Artist Behind The Art: From Mech Souls To Brick Soles
What do Lego, Gundam, and Sesame Street have in common?
To most of us, probably nothing. But to illustrator @clogtwo aka Eman Raharno Jeman, these are the perfect subjects to be converted into cool mecha-style artwork.
His stuff is pretty distinctive: there are exposed and intricate robotic details like cables and wires galore plus warning labels throughout – it’s a mecha lovers’ dream.
If he seems familiar, it's because the 34-year-old and his wife, @inkten aka Nadirah Abdul Razak are the founders of Ink And Clog Studio – and they've been doing Singapore proud with one-of-a-kind, commissioned urban art murals and artwork around the world.
His recent collab with Lego transformed the new Lego Adidas Superstar into what he calls the “MechaSoul Organism”, which looks like a pair of kicks from the year 2050.
We speak to Eman about his amazing brick build, his cool AF “MechaSoul” artwork, and his thoughts on being an artist in Singapore.
How did the collab with Lego come about?
I’ve always been interested in innovation. Being able to customise existing things and claim ownership of them helps to give them a certain value and create a certain connection with them.
When The Lego Group invited me to collaborate on their Lego X Adidas Superstar set, I was really excited, and the gears in my mind started turning. I started thinking about how I could create a unique collaboration piece.
Why was the Lego Adidas Originals Superstar chosen for this collab? And how long was the whole process to create the The MechaSoul Organism?
Adidas Singapore and I have been working closely in the past year on lifestyle collaborations and pushing the vision of originality and authenticity, with the Lego Adidas Originals Superstar 10282 being the latest collaborative partnership between Adidas Originals and the Lego Group.
They saw my work as Clogtwo, which represents both the building factor in Lego and the lifestyle factor in Adidas.
The whole process took over two hours, from building the Lego set, conceptualising the customisation, and executing the artist embellishment.
What was the most challenging aspect and what did you enjoy most about designing and building The MechaSoul Organism?
There are no limitations to creating with Lego bricks. You can bend and twist your mind, figuring out how the bricks can be connected and how to form new shapes by piecing them together. This is something that I enjoy the most.
While Lego bricks are designed to be simple, they can be built up to be complex forms. It’s a positive challenge and it trains me to build, unbuild, and rebuild something over and over again, unleashing limitless creations.
Your Instagram is filled with your cool takes on Gundam, Star Wars, and Transformers, as well as your own mecha twist on Sesame Street and Godzilla. When and how did your fascination for mecha and mech designs as well as your art style “MechaSoul” come about?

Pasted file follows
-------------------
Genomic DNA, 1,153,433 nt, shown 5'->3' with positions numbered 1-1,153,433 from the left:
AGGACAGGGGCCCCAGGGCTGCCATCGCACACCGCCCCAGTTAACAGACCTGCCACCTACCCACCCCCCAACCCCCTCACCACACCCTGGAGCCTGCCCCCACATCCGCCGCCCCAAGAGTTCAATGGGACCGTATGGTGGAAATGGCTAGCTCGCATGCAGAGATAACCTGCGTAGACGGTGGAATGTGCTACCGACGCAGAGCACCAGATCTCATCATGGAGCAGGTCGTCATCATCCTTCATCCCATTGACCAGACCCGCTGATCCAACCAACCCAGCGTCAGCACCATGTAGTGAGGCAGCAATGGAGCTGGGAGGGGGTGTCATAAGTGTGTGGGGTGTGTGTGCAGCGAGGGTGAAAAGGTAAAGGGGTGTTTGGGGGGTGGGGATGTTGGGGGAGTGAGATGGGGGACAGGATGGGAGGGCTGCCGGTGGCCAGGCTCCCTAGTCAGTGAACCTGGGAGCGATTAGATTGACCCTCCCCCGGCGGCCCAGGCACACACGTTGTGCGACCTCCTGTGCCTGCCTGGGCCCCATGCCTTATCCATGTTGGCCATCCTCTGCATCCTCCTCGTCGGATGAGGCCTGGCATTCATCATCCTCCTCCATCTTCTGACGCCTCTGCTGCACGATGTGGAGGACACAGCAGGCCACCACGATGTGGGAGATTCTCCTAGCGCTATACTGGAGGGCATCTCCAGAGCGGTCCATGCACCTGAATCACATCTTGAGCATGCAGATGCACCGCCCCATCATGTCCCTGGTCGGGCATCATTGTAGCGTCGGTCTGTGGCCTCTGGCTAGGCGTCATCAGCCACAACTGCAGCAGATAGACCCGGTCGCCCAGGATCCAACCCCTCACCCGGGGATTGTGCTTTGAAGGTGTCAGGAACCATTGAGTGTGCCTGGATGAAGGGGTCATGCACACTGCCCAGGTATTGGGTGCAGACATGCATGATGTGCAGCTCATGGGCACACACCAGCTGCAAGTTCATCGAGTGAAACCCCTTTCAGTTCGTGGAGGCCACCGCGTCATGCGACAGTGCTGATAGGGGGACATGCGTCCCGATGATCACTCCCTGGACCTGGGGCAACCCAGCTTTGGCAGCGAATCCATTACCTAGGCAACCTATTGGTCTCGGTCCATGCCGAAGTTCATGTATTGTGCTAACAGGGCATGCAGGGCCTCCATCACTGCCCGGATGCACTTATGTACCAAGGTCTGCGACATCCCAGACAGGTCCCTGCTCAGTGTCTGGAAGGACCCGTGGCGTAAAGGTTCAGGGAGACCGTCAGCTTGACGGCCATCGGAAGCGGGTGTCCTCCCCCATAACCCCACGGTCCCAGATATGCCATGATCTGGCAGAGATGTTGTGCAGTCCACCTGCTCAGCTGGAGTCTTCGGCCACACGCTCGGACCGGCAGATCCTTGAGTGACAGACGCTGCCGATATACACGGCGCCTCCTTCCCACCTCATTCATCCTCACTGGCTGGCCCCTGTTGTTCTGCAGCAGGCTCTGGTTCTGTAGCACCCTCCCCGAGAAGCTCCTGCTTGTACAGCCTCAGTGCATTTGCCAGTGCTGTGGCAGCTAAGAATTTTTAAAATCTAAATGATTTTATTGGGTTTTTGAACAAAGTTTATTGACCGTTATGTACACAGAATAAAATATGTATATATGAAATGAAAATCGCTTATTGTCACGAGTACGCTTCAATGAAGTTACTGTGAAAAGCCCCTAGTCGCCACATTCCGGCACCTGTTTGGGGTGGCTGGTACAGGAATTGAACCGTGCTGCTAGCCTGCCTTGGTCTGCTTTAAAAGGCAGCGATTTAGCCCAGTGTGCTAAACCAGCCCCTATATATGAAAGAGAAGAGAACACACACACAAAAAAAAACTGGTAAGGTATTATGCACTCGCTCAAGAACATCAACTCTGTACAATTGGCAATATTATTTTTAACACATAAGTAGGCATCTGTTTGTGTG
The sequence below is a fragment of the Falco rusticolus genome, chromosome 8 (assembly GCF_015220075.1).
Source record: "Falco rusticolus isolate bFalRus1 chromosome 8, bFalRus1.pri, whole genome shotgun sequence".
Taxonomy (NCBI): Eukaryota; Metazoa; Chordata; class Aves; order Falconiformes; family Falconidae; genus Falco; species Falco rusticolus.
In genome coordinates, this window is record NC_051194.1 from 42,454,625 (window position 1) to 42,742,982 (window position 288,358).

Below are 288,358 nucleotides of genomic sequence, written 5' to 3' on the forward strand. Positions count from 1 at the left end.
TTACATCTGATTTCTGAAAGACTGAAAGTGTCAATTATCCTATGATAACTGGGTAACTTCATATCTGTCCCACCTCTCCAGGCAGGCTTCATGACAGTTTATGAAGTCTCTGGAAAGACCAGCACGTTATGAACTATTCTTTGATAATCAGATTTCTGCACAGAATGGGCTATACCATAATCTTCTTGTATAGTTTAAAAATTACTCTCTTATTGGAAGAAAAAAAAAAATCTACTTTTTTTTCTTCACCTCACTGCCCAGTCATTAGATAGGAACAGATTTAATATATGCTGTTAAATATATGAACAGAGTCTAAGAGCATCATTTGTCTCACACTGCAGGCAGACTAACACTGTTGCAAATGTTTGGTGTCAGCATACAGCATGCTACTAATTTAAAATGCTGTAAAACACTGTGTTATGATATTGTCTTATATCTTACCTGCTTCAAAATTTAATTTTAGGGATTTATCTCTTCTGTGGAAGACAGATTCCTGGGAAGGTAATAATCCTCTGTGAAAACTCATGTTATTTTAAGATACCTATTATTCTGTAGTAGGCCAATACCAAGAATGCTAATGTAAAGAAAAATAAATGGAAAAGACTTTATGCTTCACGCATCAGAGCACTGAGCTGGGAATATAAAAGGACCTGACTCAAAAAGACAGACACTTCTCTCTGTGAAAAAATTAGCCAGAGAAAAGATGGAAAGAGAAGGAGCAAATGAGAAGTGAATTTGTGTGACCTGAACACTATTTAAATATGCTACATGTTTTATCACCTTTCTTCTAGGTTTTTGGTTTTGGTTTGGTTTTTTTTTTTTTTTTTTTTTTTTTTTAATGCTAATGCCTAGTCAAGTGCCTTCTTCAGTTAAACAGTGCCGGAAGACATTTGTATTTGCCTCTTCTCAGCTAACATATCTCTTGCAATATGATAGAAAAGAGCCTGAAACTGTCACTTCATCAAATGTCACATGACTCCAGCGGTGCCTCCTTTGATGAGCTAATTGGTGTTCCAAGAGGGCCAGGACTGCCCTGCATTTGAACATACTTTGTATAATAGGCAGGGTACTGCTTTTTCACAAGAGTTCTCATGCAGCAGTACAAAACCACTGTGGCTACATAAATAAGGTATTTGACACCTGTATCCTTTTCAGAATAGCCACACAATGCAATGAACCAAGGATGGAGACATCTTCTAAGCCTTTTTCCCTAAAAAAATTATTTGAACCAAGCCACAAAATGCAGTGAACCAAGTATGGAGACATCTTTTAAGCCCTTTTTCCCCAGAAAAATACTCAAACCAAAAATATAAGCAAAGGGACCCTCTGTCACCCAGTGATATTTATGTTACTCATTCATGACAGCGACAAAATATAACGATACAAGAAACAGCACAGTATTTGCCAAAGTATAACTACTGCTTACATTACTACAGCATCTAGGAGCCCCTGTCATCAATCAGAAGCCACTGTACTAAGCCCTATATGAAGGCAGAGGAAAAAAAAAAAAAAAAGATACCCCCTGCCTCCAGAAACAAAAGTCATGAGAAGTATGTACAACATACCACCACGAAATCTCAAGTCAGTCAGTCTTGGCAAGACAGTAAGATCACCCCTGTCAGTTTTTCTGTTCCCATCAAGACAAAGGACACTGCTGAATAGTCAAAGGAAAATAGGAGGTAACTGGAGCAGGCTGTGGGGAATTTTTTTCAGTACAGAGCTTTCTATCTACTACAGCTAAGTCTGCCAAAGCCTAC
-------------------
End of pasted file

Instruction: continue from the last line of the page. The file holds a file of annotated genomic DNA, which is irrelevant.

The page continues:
As a teenager, I always loved the moment when you open the cover of an old beige computer, exposing the wires, cables and circuit boards. It gave me a feeling of systematic cohesiveness amidst the chaos.
With a technical drawing background, adding details is like therapy for me. I enjoy it when others start to look closely at my work, and appreciate the time that I’ve put into creating the pieces.
Out of curiousity, were you in Armour during NS? Did NS have any impact on your art style?
I was in the Military Police. My active years during my national service gave me the opportunity to be more focused and systematic in my work.
Can you remember the first thing you ever drew?
The first thing I remember drawing was the proton pack from Ghostbusters - the way they could invent a machine that was at once fictional yet realistic.
You're the co-founder of Ink and Clog Studio. What have you learnt most about creativity and the creative industry from this venture?
Inkten and myself have been involved in the creative and urban arts industry as individuals since 2004 before we co-founded Ink And Clog Studio.
Since then, we realised how much arts and design have grown over the past few decades, making it a viable career and profession. Like an artwork, you will never know how it will turn out until you start painting.
What are some big misconceptions that people have about Singapore artists and illustrators?
Often, artists are mistaken as people who are able to draw or illustrate.
In actual fact, they are dedicated people who constantly put in hours of practice in their craft, something that is usually looked past.
What are your sources of inspiration?
At the moment, I’ve been inspired by my surroundings - looking at the small things that I usually walk past every day.
What's next for you and what's your dream project to work on?
Trying to put in as much effort and time into my work, as well as practising daily to improve. Hopefully, I’ll be able to work on projects with other renowned international brands in the future.